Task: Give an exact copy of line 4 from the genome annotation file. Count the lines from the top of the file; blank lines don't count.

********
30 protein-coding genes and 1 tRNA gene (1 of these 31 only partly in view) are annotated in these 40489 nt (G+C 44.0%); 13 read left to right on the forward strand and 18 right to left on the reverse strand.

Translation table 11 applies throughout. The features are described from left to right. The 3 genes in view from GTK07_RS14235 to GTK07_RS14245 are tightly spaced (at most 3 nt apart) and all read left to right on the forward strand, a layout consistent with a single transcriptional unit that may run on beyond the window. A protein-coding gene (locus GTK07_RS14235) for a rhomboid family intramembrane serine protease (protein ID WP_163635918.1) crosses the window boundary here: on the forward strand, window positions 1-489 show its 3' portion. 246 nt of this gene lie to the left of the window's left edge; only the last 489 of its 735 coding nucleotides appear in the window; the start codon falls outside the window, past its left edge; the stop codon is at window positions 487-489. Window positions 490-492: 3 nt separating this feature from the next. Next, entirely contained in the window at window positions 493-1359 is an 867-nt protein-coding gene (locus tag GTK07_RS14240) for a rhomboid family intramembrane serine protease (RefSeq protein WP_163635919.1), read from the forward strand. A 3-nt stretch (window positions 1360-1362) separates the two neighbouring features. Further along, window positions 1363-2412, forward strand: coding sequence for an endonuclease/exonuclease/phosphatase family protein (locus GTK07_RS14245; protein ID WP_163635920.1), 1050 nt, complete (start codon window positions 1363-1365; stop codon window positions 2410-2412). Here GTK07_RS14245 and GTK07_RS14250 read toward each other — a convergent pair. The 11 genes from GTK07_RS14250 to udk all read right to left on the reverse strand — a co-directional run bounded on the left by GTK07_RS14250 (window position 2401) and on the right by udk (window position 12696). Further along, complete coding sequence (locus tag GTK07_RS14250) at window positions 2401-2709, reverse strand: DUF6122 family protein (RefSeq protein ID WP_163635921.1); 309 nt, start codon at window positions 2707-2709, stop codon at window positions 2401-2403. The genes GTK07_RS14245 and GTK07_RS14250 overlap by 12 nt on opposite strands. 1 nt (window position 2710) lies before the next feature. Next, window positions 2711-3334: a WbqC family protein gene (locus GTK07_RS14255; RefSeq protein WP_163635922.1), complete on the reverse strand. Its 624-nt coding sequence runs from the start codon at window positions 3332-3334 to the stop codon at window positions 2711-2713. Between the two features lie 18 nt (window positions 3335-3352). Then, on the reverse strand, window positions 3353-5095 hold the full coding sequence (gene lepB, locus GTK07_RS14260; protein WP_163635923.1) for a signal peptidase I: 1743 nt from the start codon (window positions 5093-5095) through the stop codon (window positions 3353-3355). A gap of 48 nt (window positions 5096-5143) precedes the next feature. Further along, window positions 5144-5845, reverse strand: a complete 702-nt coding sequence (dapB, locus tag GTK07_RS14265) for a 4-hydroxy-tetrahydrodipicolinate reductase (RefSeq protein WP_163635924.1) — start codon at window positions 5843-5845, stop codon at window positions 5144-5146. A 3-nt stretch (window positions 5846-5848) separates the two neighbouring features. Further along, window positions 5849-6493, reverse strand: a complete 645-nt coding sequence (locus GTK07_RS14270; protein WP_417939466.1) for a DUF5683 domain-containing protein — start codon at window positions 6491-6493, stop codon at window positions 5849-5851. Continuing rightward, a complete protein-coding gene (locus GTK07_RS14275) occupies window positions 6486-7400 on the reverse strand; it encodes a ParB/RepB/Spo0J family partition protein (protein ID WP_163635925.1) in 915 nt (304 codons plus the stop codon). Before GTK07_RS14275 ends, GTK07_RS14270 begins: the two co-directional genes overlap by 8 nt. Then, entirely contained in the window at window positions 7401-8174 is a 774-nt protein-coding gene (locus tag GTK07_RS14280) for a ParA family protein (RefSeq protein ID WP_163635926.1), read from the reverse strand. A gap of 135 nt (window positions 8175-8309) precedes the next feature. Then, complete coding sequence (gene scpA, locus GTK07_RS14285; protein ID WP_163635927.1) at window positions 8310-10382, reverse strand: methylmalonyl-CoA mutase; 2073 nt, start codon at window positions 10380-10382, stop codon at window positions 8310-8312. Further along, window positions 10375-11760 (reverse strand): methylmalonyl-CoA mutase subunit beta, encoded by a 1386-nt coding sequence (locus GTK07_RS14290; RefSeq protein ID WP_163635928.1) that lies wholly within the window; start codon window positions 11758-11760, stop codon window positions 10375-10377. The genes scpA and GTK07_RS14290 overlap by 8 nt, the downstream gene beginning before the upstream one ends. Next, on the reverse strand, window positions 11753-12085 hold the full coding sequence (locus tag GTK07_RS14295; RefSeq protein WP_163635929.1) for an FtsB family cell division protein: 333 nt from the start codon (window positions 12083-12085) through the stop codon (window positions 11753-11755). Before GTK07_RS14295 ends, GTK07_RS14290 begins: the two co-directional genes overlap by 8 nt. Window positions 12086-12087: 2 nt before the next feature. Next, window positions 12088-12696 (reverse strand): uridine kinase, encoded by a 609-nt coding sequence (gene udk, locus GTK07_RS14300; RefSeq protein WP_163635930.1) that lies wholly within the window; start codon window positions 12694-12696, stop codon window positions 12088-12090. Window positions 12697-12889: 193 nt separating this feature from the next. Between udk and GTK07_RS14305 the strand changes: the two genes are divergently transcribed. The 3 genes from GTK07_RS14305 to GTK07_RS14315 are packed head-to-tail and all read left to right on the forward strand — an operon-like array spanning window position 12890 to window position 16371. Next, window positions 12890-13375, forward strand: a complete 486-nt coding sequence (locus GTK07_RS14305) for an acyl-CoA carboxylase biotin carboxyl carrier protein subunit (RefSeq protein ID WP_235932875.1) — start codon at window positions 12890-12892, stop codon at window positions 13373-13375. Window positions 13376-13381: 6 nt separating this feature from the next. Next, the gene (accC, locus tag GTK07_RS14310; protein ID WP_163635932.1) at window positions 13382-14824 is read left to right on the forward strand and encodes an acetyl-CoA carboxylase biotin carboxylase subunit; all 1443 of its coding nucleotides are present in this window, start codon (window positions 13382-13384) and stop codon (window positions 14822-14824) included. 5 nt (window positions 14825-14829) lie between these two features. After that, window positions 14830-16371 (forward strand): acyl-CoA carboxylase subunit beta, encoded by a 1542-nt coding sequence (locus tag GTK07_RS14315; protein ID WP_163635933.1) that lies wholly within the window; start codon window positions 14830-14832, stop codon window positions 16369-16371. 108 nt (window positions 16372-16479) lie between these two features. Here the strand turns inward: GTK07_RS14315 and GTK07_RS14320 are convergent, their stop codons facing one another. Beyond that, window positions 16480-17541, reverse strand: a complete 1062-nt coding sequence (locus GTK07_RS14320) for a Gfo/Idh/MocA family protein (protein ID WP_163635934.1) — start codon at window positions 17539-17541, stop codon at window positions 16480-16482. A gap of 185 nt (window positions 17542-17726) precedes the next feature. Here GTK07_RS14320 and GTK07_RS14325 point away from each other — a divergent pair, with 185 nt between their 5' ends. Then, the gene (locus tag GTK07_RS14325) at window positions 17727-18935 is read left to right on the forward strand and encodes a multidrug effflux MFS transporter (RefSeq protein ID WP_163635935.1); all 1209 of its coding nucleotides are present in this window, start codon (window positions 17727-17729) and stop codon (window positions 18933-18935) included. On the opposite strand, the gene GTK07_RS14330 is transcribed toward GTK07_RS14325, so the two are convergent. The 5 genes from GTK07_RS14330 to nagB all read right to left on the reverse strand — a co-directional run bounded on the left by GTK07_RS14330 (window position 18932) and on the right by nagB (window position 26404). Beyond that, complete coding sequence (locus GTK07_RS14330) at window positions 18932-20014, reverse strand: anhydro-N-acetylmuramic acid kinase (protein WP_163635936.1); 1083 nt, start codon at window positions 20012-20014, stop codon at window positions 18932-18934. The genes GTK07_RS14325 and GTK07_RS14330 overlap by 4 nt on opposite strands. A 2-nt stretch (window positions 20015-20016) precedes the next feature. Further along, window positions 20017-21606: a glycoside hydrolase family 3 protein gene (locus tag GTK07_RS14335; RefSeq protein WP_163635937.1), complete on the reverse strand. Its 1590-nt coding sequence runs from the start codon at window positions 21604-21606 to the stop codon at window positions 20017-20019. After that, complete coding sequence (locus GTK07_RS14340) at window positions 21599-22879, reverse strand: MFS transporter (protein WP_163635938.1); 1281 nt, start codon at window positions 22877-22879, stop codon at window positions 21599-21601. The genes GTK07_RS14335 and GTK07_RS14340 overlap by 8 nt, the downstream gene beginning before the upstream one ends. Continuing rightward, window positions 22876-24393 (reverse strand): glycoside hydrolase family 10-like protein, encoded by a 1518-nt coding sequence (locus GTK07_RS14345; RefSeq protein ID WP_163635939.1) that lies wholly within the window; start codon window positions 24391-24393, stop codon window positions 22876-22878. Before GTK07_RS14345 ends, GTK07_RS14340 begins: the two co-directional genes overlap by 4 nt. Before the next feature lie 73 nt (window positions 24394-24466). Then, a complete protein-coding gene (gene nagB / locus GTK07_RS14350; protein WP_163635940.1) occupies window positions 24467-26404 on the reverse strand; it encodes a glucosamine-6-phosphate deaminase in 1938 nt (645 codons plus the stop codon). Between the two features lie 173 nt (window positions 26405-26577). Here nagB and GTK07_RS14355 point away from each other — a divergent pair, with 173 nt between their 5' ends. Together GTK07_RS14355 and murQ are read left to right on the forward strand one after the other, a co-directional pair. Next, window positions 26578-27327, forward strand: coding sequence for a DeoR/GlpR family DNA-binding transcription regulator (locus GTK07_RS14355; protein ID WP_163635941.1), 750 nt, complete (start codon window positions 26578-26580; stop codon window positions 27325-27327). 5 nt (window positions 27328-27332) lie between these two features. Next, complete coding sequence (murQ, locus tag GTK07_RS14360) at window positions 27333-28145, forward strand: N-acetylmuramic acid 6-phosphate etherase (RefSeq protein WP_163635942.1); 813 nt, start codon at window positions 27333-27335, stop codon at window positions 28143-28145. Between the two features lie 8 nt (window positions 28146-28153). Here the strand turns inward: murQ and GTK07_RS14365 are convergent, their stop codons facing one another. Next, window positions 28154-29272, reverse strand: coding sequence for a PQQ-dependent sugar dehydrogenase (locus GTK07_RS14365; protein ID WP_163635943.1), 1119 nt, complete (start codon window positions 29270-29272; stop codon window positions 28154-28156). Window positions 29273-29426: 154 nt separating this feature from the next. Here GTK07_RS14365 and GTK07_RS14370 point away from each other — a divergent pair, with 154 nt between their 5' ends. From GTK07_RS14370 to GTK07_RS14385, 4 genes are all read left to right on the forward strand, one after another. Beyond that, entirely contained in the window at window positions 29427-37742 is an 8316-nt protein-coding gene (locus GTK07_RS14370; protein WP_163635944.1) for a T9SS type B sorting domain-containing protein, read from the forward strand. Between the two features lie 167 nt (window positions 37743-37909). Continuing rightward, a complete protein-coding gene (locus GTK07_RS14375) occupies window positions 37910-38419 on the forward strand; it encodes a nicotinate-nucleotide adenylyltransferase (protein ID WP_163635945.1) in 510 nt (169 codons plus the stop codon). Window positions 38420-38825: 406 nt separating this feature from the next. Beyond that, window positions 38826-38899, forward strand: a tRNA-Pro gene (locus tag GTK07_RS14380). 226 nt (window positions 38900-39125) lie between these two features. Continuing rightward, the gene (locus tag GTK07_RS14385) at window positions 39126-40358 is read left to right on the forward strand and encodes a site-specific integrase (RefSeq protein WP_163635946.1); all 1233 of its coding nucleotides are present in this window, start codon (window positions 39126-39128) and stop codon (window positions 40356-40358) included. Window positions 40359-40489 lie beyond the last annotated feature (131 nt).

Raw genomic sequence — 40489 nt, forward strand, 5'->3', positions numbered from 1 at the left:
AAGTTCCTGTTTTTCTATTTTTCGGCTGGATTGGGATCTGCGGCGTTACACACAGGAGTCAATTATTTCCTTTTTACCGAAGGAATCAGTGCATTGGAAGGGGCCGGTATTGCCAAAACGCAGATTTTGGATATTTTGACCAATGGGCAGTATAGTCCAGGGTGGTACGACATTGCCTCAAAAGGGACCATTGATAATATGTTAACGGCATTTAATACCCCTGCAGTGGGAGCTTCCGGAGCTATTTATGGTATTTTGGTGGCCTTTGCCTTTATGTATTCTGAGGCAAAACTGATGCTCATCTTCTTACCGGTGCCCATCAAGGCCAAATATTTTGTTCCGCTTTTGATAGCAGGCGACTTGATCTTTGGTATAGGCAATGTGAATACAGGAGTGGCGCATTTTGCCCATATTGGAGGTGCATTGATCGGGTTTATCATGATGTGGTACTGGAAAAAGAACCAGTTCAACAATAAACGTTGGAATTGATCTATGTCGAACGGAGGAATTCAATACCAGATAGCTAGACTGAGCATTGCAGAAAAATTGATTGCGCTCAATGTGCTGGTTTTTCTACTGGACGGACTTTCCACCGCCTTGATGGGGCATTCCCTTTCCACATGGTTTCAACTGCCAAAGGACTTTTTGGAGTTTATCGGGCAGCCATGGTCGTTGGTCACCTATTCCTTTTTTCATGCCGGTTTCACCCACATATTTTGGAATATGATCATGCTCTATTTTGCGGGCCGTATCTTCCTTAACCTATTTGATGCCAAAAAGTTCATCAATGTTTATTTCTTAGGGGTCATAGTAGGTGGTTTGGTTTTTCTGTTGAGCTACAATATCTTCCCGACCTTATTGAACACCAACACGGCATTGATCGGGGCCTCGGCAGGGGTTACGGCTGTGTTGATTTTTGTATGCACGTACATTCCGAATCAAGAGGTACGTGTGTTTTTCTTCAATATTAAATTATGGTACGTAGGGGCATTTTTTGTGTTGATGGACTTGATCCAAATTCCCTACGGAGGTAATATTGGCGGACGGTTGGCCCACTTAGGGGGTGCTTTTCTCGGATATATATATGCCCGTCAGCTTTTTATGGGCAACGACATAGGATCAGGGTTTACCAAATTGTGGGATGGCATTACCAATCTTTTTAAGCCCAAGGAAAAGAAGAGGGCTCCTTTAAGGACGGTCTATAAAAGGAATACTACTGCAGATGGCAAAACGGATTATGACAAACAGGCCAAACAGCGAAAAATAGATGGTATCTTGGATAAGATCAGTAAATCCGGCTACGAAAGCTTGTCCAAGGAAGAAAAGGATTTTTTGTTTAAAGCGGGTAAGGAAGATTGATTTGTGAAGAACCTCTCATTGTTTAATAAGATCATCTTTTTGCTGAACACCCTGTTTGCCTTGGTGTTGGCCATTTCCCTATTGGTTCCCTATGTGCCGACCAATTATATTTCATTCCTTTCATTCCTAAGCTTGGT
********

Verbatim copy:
AAGTTCCTGTTTTTCTATTTTTCGGCTGGATTGGGATCTGCGGCGTTACACACAGGAGTCAATTATTTCCTTTTTACCGAAGGAATCAGTGCATTGGAAGGGGCCGGTATTGCCAAAACGCAGATTTTGGATATTTTGACCAATGGGCAGTATAGTCCAGGGTGGTACGACATTGCCTCAAAAGGGACCATTGATAATATGTTAACGGCATTTAATACCCCTGCAGTGGGAGCTTCCGGAGCTATTTATGGTATTTTGGTGGCCTTTGCCTTTATGTATTCTGAGGCAAAACTGATGCTCATCTTCTTACCGGTGCCCATCAAGGCCAAATATTTTGTTCCGCTTTTGATAGCAGGCGACTTGATCTTTGGTATAGGCAATGTGAATACAGGAGTGGCGCATTTTGCCCATATTGGAGGTGCATTGATCGGGTTTATCATGATGTGGTACTGGAAAAAGAACCAGTTCAACAATAAACGTTGGAATTGATCTATGTCGAACGGAGGAATTCAATACCAGATAGCTAGACTGAGCATTGCAGAAAAATTGATTGCGCTCAATGTGCTGGTTTTTCTACTGGACGGACTTTCCACCGCCTTGATGGGGCATTCCCTTTCCACATGGTTTCAACTGCCAAAGGACTTTTTGGAGTTTATCGGGCAGCCATGGTCGTTGGTCACCTATTCCTTTTTTCATGCCGGTTTCACCCACATATTTTGGAATATGATCATGCTCTATTTTGCGGGCCGTATCTTCCTTAACCTATTTGATGCCAAAAAGTTCATCAATGTTTATTTCTTAGGGGTCATAGTAGGTGGTTTGGTTTTTCTGTTGAGCTACAATATCTTCCCGACCTTATTGAACACCAACACGGCATTGATCGGGGCCTCGGCAGGGGTTACGGCTGTGTTGATTTTTGTATGCACGTACATTCCGAATCAAGAGGTACGTGTGTTTTTCTTCAATATTAAATTATGGTACGTAGGGGCATTTTTTGTGTTGATGGACTTGATCCAAATTCCCTACGGAGGTAATATTGGCGGACGGTTGGCCCACTTAGGGGGTGCTTTTCTCGGATATATATATGCCCGTCAGCTTTTTATGGGCAACGACATAGGATCAGGGTTTACCAAATTGTGGGATGGCATTACCAATCTTTTTAAGCCCAAGGAAAAGAAGAGGGCTCCTTTAAGGACGGTCTATAAAAGGAATACTACTGCAGATGGCAAAACGGATTATGACAAACAGGCCAAACAGCGAAAAATAGATGGTATCTTGGATAAGATCAGTAAATCCGGCTACGAAAGCTTGTCCAAGGAAGAAAAGGATTTTTTGTTTAAAGCGGGTAAGGAAGATTGATTTGTGAAGAACCTCTCATTGTTTAATAAGATCATCTTTTTGCTGAACACCCTGTTTGCCTTGGTGTTGGCCATTTCCCTATTGGTTCCCTATGTGCCGACCAATTATATTTCATTCCTTTCATTCCTAAGCTTGGT